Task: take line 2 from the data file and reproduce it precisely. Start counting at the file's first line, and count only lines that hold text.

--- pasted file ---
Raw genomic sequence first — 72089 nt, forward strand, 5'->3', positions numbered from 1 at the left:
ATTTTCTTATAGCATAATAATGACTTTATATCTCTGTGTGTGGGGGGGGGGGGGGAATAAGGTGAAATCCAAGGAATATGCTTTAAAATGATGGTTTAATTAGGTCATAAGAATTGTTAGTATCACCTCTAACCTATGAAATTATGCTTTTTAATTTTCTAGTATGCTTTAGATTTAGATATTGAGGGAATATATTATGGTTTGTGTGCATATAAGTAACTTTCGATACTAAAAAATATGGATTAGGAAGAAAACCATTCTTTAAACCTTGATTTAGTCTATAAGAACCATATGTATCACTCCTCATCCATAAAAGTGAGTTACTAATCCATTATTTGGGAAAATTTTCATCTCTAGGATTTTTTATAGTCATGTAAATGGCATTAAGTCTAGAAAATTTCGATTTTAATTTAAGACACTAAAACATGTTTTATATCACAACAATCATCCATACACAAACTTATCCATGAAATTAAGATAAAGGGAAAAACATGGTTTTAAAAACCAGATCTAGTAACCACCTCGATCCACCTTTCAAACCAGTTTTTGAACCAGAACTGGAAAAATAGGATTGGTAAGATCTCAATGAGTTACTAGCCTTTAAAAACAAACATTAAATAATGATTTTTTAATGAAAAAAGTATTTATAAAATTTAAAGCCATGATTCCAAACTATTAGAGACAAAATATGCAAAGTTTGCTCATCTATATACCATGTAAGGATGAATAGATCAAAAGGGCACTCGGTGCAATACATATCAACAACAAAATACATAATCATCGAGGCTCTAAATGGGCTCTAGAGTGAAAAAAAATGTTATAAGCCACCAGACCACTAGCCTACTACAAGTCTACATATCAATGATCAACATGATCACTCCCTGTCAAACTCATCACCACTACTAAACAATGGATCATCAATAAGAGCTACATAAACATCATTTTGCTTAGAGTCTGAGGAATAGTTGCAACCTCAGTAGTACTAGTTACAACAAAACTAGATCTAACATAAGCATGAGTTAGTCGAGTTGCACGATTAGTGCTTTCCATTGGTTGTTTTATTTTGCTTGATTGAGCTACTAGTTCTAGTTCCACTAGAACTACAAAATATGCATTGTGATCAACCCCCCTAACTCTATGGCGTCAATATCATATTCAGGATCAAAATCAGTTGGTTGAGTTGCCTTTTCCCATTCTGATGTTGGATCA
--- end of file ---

ATTTTCTTATAGCATAATAATGACTTTATATCTCTGTGTGTGGGGGGGGGGGGGGAATAAGGTGAAATCCAAGGAATATGCTTTAAAATGATGGTTTAATTAGGTCATAAGAATTGTTAGTATCACCTCTAACCTATGAAATTATGCTTTTTAATTTTCTAGTATGCTTTAGATTTAGATATTGAGGGAATATATTATGGTTTGTGTGCATATAAGTAACTTTCGATACTAAAAAATATGGATTAGGAAGAAAACCATTCTTTAAACCTTGATTTAGTCTATAAGAACCATATGTATCACTCCTCATCCATAAAAGTGAGTTACTAATCCATTATTTGGGAAAATTTTCATCTCTAGGATTTTTTATAGTCATGTAAATGGCATTAAGTCTAGAAAATTTCGATTTTAATTTAAGACACTAAAACATGTTTTATATCACAACAATCATCCATACACAAACTTATCCATGAAATTAAGATAAAGGGAAAAACATGGTTTTAAAAACCAGATCTAGTAACCACCTCGATCCACCTTTCAAACCAGTTTTTGAACCAGAACTGGAAAAATAGGATTGGTAAGATCTCAATGAGTTACTAGCCTTTAAAAACAAACATTAAATAATGATTTTTTAATGAAAAAAGTATTTATAAAATTTAAAGCCATGATTCCAAACTATTAGAGACAAAATATGCAAAGTTTGCTCATCTATATACCATGTAAGGATGAATAGATCAAAAGGGCACTCGGTGCAATACATATCAACAACAAAATACATAATCATCGAGGCTCTAAATGGGCTCTAGAGTGAAAAAAAATGTTATAAGCCACCAGACCACTAGCCTACTACAAGTCTACATATCAATGATCAACATGATCACTCCCTGTCAAACTCATCACCACTACTAAACAATGGATCATCAATAAGAGCTACATAAACATCATTTTGCTTAGAGTCTGAGGAATAGTTGCAACCTCAGTAGTACTAGTTACAACAAAACTAGATCTAACATAAGCATGAGTTAGTCGAGTTGCACGATTAGTGCTTTCCATTGGTTGTTTTATTTTGCTTGATTGAGCTACTAGTTCTAGTTCCACTAGAACTACAAAATATGCATTGTGATCAACCCCCCTAACTCTATGGCGTCAATATCATATTCAGGATCAAAATCAGTTGGTTGAGTTGCCTTTTCCCATTCTGATGTTGGATCA